Modern Application Architecture and Java

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Introduction

Modern day web applications are increasingly under pressure to provide a richer user experience. At minimum, usually those applications start with the ability to support hundreds of concurrent users with few thousands concurrent requests or calls a day, however that could increase to millions if the venture proved to be successful and need to grow, and you need to react and adopt without fundamentally changing the architecture or the technology building blocks. The Modern web app is required to adopt to the load and if it fails; it will do so gracefully and recover seamlessly from that failure without negatively impacting the user experience. Also, it’s required to provide a relatively fast response time, in milliseconds instead of seconds.

The Actor Model

Have you ever been in a situation where you have to deliver an application or a solution in a very short time? Or overcommitted to the business and you found out that; the amount of work is a lot more than you expected? You have to “REACT” gracefully and deliver. Luckly, you have a lot of friends on your team who can help and “Act” on your behalf, who are called “Actors”, they’re waiting for your tasks or jobs and you can delegate tasks to those actors without worrying about multi-tasking confusion, they know what to do and they can communicate using messaging, they won’t waste your time or your cycles asking silly questions, they’re resilient too, they can sustain failure and they know how to cooperate to recover, they’re independent individuals with no strings or threads attached. Putting the humor aside, this is how the modern web application architecture operates.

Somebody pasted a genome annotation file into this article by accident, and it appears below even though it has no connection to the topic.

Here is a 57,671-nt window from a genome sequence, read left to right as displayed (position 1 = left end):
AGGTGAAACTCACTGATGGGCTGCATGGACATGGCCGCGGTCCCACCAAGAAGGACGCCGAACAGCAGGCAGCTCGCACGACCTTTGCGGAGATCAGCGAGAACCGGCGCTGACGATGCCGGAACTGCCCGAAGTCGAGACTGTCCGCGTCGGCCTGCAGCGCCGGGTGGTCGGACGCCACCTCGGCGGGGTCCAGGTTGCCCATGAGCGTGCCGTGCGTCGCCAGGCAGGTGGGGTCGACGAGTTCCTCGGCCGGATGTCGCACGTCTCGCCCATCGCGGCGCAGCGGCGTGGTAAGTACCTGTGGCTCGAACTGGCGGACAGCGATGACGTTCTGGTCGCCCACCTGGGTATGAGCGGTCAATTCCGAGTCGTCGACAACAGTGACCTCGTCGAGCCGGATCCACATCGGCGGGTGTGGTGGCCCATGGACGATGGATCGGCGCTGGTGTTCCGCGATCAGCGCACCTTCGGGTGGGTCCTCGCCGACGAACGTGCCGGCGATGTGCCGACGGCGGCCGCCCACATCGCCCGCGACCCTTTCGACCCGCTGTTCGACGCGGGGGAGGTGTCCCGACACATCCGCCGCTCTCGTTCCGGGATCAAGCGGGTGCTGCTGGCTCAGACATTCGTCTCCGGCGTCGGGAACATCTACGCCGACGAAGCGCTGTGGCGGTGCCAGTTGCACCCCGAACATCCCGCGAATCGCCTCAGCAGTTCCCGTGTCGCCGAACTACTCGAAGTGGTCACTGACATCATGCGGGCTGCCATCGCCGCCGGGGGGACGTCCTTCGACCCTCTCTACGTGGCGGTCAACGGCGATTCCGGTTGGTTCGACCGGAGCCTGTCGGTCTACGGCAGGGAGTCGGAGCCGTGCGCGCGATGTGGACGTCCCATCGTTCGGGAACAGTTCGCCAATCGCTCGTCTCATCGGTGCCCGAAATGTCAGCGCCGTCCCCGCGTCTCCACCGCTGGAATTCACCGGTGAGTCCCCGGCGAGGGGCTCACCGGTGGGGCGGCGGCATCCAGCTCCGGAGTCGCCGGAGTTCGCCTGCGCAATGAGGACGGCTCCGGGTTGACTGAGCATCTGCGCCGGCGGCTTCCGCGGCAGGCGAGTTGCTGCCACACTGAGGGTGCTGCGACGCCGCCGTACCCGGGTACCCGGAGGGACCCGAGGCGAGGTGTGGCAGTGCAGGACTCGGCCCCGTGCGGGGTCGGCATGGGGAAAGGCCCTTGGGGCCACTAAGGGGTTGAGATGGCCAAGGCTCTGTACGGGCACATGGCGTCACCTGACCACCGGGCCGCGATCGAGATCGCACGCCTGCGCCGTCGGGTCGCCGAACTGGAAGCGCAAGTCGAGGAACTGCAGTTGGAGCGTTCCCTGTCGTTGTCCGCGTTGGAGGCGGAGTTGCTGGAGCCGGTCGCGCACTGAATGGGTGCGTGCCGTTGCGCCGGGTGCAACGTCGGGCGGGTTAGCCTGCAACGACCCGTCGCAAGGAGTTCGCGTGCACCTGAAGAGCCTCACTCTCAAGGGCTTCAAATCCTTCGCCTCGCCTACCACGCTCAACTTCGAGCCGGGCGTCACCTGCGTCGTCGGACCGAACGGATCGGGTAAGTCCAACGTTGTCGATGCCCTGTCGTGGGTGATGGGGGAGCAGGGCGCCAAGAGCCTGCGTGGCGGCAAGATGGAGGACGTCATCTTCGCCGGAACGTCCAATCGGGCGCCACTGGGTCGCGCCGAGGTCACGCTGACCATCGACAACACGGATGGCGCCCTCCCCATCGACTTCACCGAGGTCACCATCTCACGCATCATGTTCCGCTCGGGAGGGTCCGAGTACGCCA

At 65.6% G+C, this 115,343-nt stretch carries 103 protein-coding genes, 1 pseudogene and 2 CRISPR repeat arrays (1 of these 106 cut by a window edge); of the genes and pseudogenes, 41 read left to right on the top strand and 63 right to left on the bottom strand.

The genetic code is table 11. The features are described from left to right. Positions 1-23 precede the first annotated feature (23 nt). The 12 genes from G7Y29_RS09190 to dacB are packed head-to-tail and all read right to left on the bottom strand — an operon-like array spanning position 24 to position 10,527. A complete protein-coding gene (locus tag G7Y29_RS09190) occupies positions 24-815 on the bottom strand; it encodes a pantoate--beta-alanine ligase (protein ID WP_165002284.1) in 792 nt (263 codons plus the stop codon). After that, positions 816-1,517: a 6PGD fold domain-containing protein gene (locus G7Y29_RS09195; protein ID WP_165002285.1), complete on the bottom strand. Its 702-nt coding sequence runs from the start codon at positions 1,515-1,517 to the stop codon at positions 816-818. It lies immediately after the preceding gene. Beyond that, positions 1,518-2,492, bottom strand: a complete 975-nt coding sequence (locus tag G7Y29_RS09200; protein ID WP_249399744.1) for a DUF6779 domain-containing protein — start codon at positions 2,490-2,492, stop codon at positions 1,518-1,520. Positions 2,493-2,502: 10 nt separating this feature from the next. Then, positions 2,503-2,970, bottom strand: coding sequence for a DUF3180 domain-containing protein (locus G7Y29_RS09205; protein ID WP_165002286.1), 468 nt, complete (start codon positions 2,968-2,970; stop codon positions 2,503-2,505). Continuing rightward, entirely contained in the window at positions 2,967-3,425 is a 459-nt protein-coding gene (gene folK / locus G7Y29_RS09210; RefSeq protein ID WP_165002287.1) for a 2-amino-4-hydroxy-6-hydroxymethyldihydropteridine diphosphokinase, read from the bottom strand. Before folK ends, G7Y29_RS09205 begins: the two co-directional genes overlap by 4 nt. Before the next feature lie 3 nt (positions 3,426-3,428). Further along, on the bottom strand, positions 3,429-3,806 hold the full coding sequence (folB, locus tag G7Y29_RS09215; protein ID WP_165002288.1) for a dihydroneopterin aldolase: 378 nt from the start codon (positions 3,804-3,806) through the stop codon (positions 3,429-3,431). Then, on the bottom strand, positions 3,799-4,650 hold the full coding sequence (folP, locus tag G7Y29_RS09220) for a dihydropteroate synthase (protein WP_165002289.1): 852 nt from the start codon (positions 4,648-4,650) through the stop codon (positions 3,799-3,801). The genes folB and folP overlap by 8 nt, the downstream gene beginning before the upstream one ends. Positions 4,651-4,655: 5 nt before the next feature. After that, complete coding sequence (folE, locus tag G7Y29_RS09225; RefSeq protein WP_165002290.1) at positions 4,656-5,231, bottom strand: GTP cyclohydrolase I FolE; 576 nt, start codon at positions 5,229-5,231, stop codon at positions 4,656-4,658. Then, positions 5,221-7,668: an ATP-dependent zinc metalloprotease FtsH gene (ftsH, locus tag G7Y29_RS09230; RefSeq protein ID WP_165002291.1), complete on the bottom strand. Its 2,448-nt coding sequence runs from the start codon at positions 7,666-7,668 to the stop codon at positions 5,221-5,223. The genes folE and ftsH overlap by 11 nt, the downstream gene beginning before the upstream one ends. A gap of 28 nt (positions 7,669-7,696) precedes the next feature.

This is how the Actor Model works, the actor model is at the core of modern application architecture and Reactive Architecture.

Modern Application Architecture and the Reactive Paradigm

Reactive Architecture is not new, it was just forgotten for some time, recently, it resurfaced or resurrected to support the modern applications requirements.

The Reactive paradigm is supporting the following computing qualities, I’m going to use the “Triple R” notation to make it easier to memorize

  • Reactive (scalable)/Elastic

Has the ability to seamlessly handle an increasing or growing number of requests without negatively impacting the user experience, it’s even better if it supports on-demand computing by scaling up or down the consumption of resources based on the current system demand (Elasticity).

  • Responsive

The increasing concurrency and load will not negatively impact the response time.

  • Resilient

The ability to recover from unexpected failure without impacting the user experience or causing a complete system downtime or full system recovery, supporting self-healing and embracing failure.

The Reactive model is achieving the above by adopting the message-driven architecture, the Actor model, Cloud-Native, Edge-Computing and many more, for a complete summary, please refer to our blog here.

Functional Programming and the Reactive Paradigm

While Functional programming is sharing a lot with the Reactive paradigm, however, that doesn’t mean you can only do this in Haskell or just pure functional language.

Reactive Programming in Java

Lightbend have already developed the needed technology stack to build reactive systems in Java & Scala; they created several capabilities in that space to support the Reactive paradigm, now we have the Play Framework and the Akka toolkit to build enterprise solutions and Cloud-Native stateful applications using Reactive Microservices Architecture.

If you need more guidance in that space and looking for the best of breed solution architecture, please reach out to us at Logic Keepers, we provide services and coaching workshops dedicated to serve that space.

Logic Keepers is a Lightbend Consulting Partner